Forced rankings also pit departments against each other. Look at Office and Windows. From Windows 95 to Windows XP, Office was the killer app driving Windows adoption. With Windows Vista and Windows 8, though, the app worked better on the prior OS, making it far more likely that Windows would fail but Office would hit its numbers. In the world of forced ranking, a strategy that both moves more of your product and less of a peers' is truly golden.
Bad Data Leads to Bad Decisions, Bad Products
What's funny about this problem being so prevalent in technology companies is that one of the first sayings taught in programming is "garbage in, garbage out." Put bad information into an application and you'll get bad results. So many CEOs fail, though, because their source of information has been intentionally compromised.
This is especially true in blame-based cultures, as there's a tendency to shoot the messenger. Years ago, I created a report highly critical of the vice president of sales. He turned around and gave the report to a competitor, who cancelled a big deal and pointed to my report as the reason. Fortunately, I tracked the leaked report back to the VP - I owned security for the division and am naturally sneaky. The VP was the messenger who got shot, not me, but it was a very close call.
Ballmer, as noted above, is incredibly bright and was hand-selected by Bill Gates, who isn't a dim bulb either. Yet Ballmer is known not for his bold moves but his bad ones. (How the heck did Yahoo ever look good?) When you give executives reports showing them that what they want to do is brilliant, you get better promotions and raises, but the company makes more catastrophic mistakes.
I performed the postmortem on John Fellows Akers, the only CEO ever fired from IBM. You know the cause? He was being fed bad information - so much so that he maintained until the very end that IBM was still in great shape. IBM spends more time grooming and selecting CEOs than any other company, but even the best can't succeed if they're separated from reality.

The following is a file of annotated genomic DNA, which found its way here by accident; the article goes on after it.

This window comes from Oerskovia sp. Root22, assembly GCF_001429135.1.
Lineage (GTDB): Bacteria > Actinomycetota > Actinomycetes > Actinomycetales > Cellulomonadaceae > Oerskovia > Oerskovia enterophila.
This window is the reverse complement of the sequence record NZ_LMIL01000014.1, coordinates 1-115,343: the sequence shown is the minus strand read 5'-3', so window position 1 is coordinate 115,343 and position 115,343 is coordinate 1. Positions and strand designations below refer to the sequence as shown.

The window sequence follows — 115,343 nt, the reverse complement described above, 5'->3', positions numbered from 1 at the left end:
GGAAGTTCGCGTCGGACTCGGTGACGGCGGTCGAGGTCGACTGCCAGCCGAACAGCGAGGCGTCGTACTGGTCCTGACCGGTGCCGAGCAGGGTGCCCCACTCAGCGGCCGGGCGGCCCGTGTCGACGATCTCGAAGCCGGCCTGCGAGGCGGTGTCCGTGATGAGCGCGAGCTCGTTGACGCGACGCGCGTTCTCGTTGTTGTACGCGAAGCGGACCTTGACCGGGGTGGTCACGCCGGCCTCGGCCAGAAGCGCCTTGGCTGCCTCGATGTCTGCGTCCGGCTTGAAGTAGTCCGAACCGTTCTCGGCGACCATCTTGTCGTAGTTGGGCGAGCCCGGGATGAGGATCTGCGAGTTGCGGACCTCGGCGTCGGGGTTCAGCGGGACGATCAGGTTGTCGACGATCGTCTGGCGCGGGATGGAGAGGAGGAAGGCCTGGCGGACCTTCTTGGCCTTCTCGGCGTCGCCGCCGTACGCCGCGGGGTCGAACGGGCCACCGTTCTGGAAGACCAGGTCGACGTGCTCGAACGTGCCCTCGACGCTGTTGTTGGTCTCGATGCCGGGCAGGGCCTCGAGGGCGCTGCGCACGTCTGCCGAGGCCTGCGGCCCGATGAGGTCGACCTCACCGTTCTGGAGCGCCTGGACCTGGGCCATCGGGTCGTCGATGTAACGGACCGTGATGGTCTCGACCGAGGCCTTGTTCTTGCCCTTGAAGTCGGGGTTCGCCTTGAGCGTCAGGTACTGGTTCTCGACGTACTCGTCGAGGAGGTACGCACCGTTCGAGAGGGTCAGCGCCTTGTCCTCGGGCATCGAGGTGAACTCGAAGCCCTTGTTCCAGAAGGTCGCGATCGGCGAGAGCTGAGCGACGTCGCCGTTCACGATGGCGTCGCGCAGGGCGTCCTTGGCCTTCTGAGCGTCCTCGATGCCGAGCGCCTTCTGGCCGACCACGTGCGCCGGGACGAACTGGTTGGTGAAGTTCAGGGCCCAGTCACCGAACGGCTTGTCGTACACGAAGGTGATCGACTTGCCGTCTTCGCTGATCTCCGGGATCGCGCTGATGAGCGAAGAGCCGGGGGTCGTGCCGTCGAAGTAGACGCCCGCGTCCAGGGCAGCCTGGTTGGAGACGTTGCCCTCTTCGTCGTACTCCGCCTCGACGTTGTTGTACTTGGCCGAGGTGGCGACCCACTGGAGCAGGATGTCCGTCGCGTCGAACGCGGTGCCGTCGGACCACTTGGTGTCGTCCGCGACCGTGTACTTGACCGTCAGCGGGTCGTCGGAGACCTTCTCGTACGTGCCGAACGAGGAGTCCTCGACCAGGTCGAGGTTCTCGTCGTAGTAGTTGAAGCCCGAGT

Zune Will Never Kill the iPod, But the Next Microsoft CEO Will Try Anyway
Ballmer couldn't get the support of a blame-oriented culture and couldn't make good product decisions from bad information. However, he was a numbers guy who could make good financial decisions. Throughout his reign, Microsoft turned in strong revenues and profits.
The man or woman who replaces Ballmer will be determined to build the next iPod. He or she will still have the same bad information and blame-based culture but won't have the same focus on financials that Ballmer did. This means the part of Microsoft that's actually working is likely to fail, while we'll get a few more Zunes. As much as I liked the latest version of the Zune, I doubt a higher volume of them will make for greater success.
Therefore, Microsoft's next CEO will be more of a failure than Ballmer - unless Microsoft fixes the cause of Ballmer's failure first. Can Microsoft do that, or is the company doomed to embody Albert Einstein's definition of insanity and keep doing the same thing but expecting a different result?
Rob Enderle is president and principal analyst of the Enderle Group. Previously, he was the Senior Research Fellow for Forrester Research and the Giga Information Group. Prior to that he worked for IBM and held positions in Internal Audit, Competitive Analysis, Marketing, Finance and Security. Currently, Enderle writes on emerging technology, security and Linux for a variety of publications and appears on national news TV shows that include CNBC, FOX, Bloomberg and NPR.
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This story, "Why Microsoft's Next CEO Will Fail" was originally published by CIO.